|Nab Crackers With Snort|
|One of the first tools you want to have in your Linux security toolbox is the Snort intrusion detection system. In this Q&A, Rafeeq Ur Rehman describes the tools needed to build an IDS and the advantages of using the open-source IDS system on Linux.
( Permalink: Nab Crackers With Snort Submitted by Jan Stafford Fri Aug 15, 2003 )
|SCO to Argue General Public Licence Invalid|
|The Inquirer reports:
SCO to argue General Public Licence invalid.
"How does that work then? According to Heise, federal law only lets people make a single backup copy of software, and that makes the GPL void under US law."
( Permalink: SCO to Argue General Public Licence Invalid Submitted by Noel Fri Aug 15, 2003 )
|Browsing For A Browser|
|Processor.com brings us:
Browsing For A Browser.
"So at a time when the Linux desktop is poised to make serious inroads in organizations across the globe, IE on Windows will cease major improvements for some time. Meanwhile, the plethora of browsers on the Linux platform will continue their improvements unabated."
( Permalink: Browsing For A Browser Submitted by Noel Thu Aug 14, 2003 )
|Newsfactor talks about
"As more and more corporate applications become browser-based, Linux desktops will look more attractive, Murphy noted. But even in that case, companies tend to buy workstations with more capability than they need, and they still tend to have client applications they want to run. Even if Linux desktops get to a point where they can run Windows applications, the advantage gained by moving to Linux is still minimal, Murphy said."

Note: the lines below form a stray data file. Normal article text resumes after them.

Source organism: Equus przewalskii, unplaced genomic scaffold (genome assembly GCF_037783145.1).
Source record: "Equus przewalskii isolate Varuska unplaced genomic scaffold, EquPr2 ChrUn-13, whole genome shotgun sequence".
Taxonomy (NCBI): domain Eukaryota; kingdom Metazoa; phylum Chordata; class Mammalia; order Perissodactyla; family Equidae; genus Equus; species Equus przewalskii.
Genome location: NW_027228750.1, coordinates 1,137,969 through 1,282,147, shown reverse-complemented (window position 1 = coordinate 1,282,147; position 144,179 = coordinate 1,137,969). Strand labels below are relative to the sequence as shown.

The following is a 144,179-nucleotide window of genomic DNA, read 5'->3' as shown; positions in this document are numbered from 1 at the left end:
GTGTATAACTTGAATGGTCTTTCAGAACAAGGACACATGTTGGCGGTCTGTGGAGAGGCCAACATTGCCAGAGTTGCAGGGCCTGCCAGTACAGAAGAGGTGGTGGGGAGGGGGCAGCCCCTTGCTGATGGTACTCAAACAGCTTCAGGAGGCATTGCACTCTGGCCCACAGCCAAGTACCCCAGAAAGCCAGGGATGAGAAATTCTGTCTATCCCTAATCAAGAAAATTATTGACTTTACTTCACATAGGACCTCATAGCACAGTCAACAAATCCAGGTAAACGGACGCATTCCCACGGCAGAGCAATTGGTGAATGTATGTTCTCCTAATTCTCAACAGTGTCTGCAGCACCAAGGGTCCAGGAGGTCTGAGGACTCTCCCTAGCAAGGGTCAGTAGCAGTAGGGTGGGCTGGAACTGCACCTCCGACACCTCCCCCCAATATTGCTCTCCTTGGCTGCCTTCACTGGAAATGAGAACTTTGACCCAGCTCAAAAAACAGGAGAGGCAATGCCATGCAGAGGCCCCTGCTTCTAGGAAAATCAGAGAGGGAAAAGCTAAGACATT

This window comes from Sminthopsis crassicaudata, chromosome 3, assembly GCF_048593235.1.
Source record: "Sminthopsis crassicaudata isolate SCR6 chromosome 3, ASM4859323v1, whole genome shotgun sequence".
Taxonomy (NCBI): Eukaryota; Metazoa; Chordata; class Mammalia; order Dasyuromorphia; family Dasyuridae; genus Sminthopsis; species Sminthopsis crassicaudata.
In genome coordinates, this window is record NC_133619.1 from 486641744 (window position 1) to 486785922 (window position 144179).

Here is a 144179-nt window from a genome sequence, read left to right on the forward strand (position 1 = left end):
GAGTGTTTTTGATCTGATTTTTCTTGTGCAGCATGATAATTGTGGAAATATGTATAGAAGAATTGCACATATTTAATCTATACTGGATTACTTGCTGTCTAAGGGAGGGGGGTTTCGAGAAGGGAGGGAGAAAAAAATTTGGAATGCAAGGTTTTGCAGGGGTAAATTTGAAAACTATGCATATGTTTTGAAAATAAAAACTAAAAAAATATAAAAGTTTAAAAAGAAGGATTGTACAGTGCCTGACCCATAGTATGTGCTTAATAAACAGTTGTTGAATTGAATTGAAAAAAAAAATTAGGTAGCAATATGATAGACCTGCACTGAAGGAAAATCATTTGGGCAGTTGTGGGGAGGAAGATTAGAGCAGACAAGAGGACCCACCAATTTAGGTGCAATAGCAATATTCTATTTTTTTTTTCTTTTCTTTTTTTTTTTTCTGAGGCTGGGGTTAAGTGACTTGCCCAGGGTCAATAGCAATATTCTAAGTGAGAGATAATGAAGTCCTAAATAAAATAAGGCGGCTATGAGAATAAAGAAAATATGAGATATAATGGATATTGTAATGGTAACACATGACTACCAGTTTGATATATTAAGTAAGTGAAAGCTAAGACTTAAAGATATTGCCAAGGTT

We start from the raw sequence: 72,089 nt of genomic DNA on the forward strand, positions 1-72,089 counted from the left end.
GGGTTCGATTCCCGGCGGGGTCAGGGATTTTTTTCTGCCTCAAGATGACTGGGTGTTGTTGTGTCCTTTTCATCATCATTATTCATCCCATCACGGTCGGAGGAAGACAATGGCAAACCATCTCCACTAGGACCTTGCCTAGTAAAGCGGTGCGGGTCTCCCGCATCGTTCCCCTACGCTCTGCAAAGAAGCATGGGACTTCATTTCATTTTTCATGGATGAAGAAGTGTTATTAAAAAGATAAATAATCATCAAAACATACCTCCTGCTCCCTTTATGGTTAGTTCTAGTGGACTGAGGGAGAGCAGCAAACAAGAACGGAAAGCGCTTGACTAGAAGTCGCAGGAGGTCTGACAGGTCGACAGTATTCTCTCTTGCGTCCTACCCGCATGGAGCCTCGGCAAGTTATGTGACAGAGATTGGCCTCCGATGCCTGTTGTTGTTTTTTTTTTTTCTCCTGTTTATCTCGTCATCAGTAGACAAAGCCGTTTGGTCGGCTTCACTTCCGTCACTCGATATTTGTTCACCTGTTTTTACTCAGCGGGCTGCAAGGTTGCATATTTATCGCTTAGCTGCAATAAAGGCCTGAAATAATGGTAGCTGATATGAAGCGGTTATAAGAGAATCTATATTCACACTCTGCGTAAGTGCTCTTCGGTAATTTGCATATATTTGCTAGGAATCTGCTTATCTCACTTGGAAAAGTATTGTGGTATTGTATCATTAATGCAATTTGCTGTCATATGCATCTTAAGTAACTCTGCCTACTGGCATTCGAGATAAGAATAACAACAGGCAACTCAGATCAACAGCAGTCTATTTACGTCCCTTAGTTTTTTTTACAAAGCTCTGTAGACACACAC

( Permalink: Ximian Submitted by Noel Thu Aug 14, 2003 )
|Linmagau interviews Linux kernel maintainer
"Always system software, really. I did a lot of hardware design early on. Developer a couple of personal computers, wrote an OS and a real-time kernel. compilers, assemblers, linkers, interpreters, etc. Tons of stuff.
Working at the Nortel Wollongong lab was a great experience; being responsible for the delivery of five (or six) nines products to Telco customers, managing teams of up to 15 people, etc. I just learnt so much by observing the director down there, JB Clarke. He's brilliant."
( Permalink: Andrew Morton Submitted by Noel Thu Aug 14, 2003 )
|Detecting and Understanding Rootkits|
|You've installed the latest Linux distribution and stopped all unnecessary services. You have a set of Netfilter rules that would make the Pentagon Security Department envy you. You drool with delight. But...